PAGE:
n & 2 & 4 & 6 & 8 & 10 & 12 & 14 & 16 & 18\\

\hline

\rule{0mm}{4mm} n^2 & 4 & 16 & & & & & & &\\

\hline

\rule{0mm}{4mm} 2^2+4^2+\cdots+n^2 &4 & 20 & & & & & & &

\end{array}\]

b. All the numbers in the table below are perfect cubes. Choose the one that corresponds to today's day of the week. We will call this number \(n^3\), and we need to find \(n\).

\[

\begin{array}{c|c|c|c|c|c|c}

Mon & Tue & Wed & Thu & Fri & Sat & Sun\\

\hline

\rule{0mm}{4mm} 3375 & 1728 & 2197 & 9261 & 4096 & 6859 & 5832

\end{array}\]

c. Divide the number you have chosen by 6. So it will now be \(n^3/6\). Enter both \(n^3\) and \(n^3/6\) in the table below. But **do not** use decimals. Use mixed numbers instead, as in Example 1, where \( 4913/6 = 818\frac{5}{6}\). Also enter in the table the largest sum of squares from the appropriate table that is not larger than \(n^3/6\).

\[

\begin{array}{c|c|c}

n^3 & n^3/6 & \mbox{Sum of squares}\\

\hline

\rule{0mm}{4mm} & &

\end{array}\]

d. Find the difference \(n^3/6- (\mbox{Sum of squares}) \) from the last table, and multiply it by \(6\). Your answer will be the cube root of \(n^3\), or \(n\). Check by cubing your answer to see if you get the number you originally chose.

**Exercise 2 **

The numbers used in Exercise 1 are all perfect cubes, and Abu̅ Ṭa̅lib's method works fine in that case—even though it is not a very practical means of finding the cube root of a perfect cube! In this exercise, we will show that Abu̅ Ṭa̅libb's method does not even give a good approximation of the cube root if the initial number is not itself a perfect cube.

a. Choose a number in the following table according to the last digit of your birthday. So if your birthday is August 17 you would choose the number for 7.

\[

\begin{array}{c|c|c|c|c|c|c|c|c|c}

0 & 1 & 2 & 3 & 4 & 5 & 6 & 7 & 8 & 9 \\

\hline

\rule{0mm}{4mm} 5132 & 4501 & 1955 & 3222 & 4997 & 2538 & 6047 & 7001 & 2988 & 4001

\end{array}\]

b. Go through the same steps as before, and cube the final answer. Check that what you get is not even close to the original number.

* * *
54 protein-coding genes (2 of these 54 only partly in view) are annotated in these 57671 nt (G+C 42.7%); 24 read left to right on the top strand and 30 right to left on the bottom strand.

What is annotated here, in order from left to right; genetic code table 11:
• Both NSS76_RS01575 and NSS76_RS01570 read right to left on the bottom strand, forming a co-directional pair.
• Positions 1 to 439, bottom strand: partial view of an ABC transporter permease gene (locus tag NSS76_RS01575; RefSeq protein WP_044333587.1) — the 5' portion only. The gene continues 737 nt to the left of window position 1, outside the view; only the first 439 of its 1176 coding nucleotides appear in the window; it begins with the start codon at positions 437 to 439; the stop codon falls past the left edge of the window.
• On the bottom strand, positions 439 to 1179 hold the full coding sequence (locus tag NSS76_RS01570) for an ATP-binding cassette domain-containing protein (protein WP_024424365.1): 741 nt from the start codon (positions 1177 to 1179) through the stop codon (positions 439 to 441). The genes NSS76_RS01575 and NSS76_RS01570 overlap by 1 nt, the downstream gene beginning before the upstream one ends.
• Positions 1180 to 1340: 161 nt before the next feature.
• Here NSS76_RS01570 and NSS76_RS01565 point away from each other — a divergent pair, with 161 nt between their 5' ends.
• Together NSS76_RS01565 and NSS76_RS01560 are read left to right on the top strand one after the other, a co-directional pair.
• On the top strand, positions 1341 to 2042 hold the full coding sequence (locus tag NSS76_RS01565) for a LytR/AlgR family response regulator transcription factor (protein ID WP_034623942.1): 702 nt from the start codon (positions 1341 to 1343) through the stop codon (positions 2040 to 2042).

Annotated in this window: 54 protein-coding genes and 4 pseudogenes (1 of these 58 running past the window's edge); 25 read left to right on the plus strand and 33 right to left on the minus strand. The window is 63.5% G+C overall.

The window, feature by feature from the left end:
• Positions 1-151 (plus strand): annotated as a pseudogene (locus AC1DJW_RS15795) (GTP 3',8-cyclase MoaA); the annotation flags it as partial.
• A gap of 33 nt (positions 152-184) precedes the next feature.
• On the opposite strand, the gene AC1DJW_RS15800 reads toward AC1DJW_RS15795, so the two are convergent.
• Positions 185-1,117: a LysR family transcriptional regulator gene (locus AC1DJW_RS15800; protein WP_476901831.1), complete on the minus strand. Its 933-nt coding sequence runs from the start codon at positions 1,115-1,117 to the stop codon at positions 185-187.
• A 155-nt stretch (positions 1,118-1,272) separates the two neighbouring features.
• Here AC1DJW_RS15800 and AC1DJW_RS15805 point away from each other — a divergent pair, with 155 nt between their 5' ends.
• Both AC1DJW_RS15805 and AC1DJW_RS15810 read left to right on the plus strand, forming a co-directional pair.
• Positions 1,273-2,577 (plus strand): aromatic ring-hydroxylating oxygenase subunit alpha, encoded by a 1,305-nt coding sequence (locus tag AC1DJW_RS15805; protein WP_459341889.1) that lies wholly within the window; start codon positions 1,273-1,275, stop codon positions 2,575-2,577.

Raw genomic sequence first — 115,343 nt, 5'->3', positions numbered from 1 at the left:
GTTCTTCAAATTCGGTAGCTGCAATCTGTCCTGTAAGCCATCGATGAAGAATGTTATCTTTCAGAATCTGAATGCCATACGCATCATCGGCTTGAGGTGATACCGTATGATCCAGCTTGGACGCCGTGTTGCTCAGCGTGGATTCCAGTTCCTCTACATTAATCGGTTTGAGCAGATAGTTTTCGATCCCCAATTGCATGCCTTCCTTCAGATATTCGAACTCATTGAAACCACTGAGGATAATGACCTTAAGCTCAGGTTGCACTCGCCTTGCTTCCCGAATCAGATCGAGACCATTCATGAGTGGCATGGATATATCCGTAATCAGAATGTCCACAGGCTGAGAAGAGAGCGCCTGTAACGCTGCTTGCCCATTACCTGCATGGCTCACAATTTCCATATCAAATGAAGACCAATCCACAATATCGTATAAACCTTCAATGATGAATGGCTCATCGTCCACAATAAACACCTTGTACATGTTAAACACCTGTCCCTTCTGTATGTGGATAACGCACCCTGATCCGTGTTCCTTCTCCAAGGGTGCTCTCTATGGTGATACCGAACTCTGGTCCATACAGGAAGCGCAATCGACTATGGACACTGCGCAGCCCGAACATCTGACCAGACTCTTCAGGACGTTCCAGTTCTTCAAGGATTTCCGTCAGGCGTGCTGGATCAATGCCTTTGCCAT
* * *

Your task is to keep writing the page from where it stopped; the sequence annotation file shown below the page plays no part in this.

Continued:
**Exercise 3** This exercise is for more advanced students.

A brute force method for finding the cube root of a number \(n\) is to compute successively all the cubes \(1^3, 2^3, 3^3, \ldots\) until we find some \(k\) such that \(k^3=n\). This method can be stated as follows: \[\sqrt[3]{n}=\max\{k: n-k^3\geq 0\}.\] Show that Abu̅ Ṭa̅lib's method can be re-stated as the following variation of the brute force method:

If \(n\) is a perfect cube, then \[\sqrt[3]{n} = \left \{\begin{array}{cl} 1+2\max\{m: n-2m(2m+1)(2m+2)\geq 0\} & \mbox{ if \(n\) is odd}\\

2\max\{m: n-(2m-1)(2m)(2m+1)\geq 0\} & \mbox{ if \(n\) is even}

\end{array}\right . \] In other words, instead of using the perfect cubes \(k^3\) to determine the required maximum value, we use the products of three consecutive integers \(k-1, k, k+1\).

*Hint for Exercise 3 *

Medieval Islamic mathematicians were very familiar with summation formulas, which they also stated in verbal form. Here are modern symbolic translations of their verbal descriptions for two such formulas that will be useful for this exercise:

\[ \mbox{If \(n\) is even: }\,\,\, 1^2+3^2+5^2+\ldots+(n-1)^2=\frac{(n-1)n(n+1)}{6}\]

\[ \mbox{If \(n\) is odd: } \,\,\, 2^2+4^2+6^2+\ldots+(n-1)^2=\frac{(n-1)n(n+1)}{6}\]

1. This translation of the primary source excerpt is based on El Bizri's translation of *Epistles of the Brethren of Purity: On Composition and the Arts, Epistles 6-8*, Oxford University Press, 2018, p. 68, with some adjustments by the authors of these exercises. This Abu̅ Ṭa̅lib is otherwise unknown.

[1] Nader El-Bizri and Godefroid de Callataÿ (eds). *Epistles of the Brethren of Purity: On Composition and the Arts, Epistles 6-8*, Oxford University Press, 2018.

[2] Ibn al-Bannāʾ. *Talkhīṣ aʿmāl al-ḥisāb*. Texte établi, annoté et traduit par Mohamed Souissi. Tunis: Université de Tunis, 1969.

[3] Bo Göran Johansson. Cube root extraction in medieval mathematics. *Historia Mathematica* 38 (2011), 338-367.

[4] A. S. Saidan. *Tārīkh ʿilm al-jabr fī l-ʿālam al-ʿArabī *(*History of Algebra in Medieval Islam*), 2 vols. Kuwait: Al-Majlis al-Waṭanī lil-Thaqāfah wa’l-Funūn wa’l-Adāb, Qism al-Turāth al-ʿArabī, 1986.

Valerio De Angelis received his B.Sc. in Mathematics from Imperial College of Science and Technology, London, in 1982. He then spent some time at the University of Rochester (where he received an MS degree and met Jeff Oaks) before completing his Ph.D. studies in mathematics at the University of Washington, Seattle, in 1992, under the guidance of Selim Tuncel. He joined the mathematics faculty at Xavier University of Louisiana in New Orleans in 1998. He has published articles in dynamical systems, number theory and combinatorics.

Jeffrey A. Oaks received his Ph.D. in mathematics from the University of Rochester in 1991, and he has taught mathematics at the University of Indianapolis since 1992. He began the study of history of mathematics in 1999, and has since published many studies in history of algebra, particularly in medieval Arabic algebr*a.*